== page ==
“Mont Blanc” and Greater Powers

In the footnotes of Shelley’s “Mont Blanc,” the editors explain the “awful doubt, or faith so mild” (77) as a “scepticism about the existence of a benevolent creative deity, or trust in the existence of a ‘Power’ that differs from the Christian God by being indifferent to human existence” (p722). The mention of indifference reminded me of Hardy’s “Hap,” where the speaker prays for a vengeful god and purpose instead of “Crass Casualty” and chance. A similar indifference to the human condition also appears in “Mont Blanc,” when the destructive rivers flood down the mountain and “the race / Of man flies far in dread” (118). The destruction is not just limited to man; the dwellings of “insects, beasts, and birds” are also subject to the ruinous flood (115).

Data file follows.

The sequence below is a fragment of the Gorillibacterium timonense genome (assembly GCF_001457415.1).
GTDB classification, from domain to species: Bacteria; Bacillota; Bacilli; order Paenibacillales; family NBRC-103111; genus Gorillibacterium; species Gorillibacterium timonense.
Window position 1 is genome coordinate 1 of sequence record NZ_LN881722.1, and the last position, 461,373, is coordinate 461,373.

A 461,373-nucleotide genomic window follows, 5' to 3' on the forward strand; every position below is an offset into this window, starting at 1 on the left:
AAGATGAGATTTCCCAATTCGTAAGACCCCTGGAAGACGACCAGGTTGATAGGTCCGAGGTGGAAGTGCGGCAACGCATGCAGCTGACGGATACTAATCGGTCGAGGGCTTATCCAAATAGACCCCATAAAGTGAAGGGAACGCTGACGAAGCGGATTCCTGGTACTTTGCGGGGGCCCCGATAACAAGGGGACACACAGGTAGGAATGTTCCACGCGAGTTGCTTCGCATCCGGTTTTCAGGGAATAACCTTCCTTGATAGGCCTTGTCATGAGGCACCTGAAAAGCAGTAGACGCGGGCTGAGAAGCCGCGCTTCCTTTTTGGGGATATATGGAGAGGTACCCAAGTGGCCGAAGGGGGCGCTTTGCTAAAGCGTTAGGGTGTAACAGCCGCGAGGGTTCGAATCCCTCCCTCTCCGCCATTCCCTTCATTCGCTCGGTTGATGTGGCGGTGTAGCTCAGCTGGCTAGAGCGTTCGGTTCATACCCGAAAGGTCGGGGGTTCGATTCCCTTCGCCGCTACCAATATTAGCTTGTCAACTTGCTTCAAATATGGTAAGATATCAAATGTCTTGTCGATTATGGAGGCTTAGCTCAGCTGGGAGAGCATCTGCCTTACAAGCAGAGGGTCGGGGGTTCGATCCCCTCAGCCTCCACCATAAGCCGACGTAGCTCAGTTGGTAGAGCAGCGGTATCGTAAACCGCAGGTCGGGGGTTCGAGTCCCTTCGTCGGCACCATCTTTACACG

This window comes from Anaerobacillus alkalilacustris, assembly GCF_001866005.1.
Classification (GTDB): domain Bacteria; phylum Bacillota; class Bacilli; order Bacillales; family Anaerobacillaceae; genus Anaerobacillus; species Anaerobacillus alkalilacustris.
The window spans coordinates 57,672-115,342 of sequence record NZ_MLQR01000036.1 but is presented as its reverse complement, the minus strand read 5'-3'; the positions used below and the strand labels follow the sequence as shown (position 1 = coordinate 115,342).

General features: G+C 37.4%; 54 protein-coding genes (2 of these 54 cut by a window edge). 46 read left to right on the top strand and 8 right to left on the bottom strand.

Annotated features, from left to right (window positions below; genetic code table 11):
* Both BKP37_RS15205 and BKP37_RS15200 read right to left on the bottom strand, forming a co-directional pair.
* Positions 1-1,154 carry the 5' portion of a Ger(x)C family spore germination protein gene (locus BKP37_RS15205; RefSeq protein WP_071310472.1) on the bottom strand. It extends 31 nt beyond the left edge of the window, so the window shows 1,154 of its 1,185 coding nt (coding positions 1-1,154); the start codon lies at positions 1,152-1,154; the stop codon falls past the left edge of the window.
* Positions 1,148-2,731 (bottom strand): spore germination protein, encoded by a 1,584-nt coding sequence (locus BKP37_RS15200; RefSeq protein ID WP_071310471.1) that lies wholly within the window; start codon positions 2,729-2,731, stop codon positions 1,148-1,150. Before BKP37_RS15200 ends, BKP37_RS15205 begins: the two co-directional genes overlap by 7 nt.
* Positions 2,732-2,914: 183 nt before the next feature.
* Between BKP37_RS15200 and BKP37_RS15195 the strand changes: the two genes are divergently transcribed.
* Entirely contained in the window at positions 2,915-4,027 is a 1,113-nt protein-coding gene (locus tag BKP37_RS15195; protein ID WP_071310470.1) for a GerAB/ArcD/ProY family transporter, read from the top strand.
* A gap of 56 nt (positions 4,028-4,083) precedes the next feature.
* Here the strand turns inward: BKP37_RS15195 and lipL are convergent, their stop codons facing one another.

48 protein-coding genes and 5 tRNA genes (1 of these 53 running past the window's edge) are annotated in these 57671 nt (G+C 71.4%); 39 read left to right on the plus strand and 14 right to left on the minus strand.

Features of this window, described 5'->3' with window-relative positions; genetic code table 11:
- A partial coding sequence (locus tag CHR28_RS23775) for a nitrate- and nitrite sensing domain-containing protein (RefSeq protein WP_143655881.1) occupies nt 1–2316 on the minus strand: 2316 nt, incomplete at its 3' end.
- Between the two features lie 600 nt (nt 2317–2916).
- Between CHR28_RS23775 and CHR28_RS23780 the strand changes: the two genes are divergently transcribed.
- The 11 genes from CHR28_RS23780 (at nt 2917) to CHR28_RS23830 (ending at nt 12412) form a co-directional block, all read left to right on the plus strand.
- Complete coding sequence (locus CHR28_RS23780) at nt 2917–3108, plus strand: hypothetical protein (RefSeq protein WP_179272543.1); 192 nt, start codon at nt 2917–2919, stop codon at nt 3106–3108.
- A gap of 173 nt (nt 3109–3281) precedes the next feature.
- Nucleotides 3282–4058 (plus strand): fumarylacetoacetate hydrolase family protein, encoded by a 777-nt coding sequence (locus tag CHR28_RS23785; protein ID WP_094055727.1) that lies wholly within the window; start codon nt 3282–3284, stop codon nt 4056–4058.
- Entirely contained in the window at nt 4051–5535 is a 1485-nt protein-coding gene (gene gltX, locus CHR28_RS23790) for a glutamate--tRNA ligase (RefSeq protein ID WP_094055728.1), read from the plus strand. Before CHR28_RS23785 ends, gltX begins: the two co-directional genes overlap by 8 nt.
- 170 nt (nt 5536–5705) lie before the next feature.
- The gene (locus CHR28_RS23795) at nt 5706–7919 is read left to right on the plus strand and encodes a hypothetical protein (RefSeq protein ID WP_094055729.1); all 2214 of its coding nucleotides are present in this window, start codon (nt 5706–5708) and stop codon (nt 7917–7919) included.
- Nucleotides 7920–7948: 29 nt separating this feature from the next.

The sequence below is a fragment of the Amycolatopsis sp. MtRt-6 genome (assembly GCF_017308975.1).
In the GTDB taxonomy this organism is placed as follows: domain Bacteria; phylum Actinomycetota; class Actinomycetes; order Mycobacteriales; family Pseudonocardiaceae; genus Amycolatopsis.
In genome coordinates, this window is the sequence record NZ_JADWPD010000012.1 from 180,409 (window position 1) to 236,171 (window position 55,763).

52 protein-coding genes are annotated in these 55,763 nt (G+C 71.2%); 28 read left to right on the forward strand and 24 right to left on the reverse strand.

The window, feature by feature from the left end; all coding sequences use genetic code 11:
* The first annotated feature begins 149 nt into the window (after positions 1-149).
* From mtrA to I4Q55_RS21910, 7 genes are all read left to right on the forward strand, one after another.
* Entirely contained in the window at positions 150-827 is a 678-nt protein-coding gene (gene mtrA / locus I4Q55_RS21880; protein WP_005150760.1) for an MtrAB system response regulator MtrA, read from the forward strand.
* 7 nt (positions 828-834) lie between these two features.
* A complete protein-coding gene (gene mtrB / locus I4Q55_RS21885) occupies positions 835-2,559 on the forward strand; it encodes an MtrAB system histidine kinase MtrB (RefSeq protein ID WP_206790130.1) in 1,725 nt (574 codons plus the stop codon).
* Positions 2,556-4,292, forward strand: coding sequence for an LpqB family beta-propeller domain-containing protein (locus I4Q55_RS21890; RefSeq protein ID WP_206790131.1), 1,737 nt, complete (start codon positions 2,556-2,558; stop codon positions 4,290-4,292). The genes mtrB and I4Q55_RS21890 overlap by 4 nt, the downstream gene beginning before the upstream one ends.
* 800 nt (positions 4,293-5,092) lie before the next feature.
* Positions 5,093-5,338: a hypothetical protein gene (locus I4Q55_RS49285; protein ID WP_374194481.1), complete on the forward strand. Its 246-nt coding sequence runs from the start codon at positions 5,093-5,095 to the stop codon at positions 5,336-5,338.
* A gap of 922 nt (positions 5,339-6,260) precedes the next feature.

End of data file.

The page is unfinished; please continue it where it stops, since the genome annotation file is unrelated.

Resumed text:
Power in “Mont Blanc” is located in nature, but it’s a strange kind of power. Mont Blanc sits “still, snowy, and serene – / Its subject mountains their unearthly forms / Pile around it” (61-3). Given its possible destructiveness, it seems odd to describe nature’s power as tranquil or “serene”. The association between power and tranquility continues with the speaker’s declaration that “Mont Blanc yet gleams on high … The still and solemn power of many sights” (127-8). In contrast to the mountain’s stillness, humans and all living things “move and breathe with toil and sound” while “Power dwells apart in its tranquility” (94-6). Humans are separated from this power by sound, or perhaps by the “mysterious tongue” that the wilderness uses to teach a “faith so mild”.

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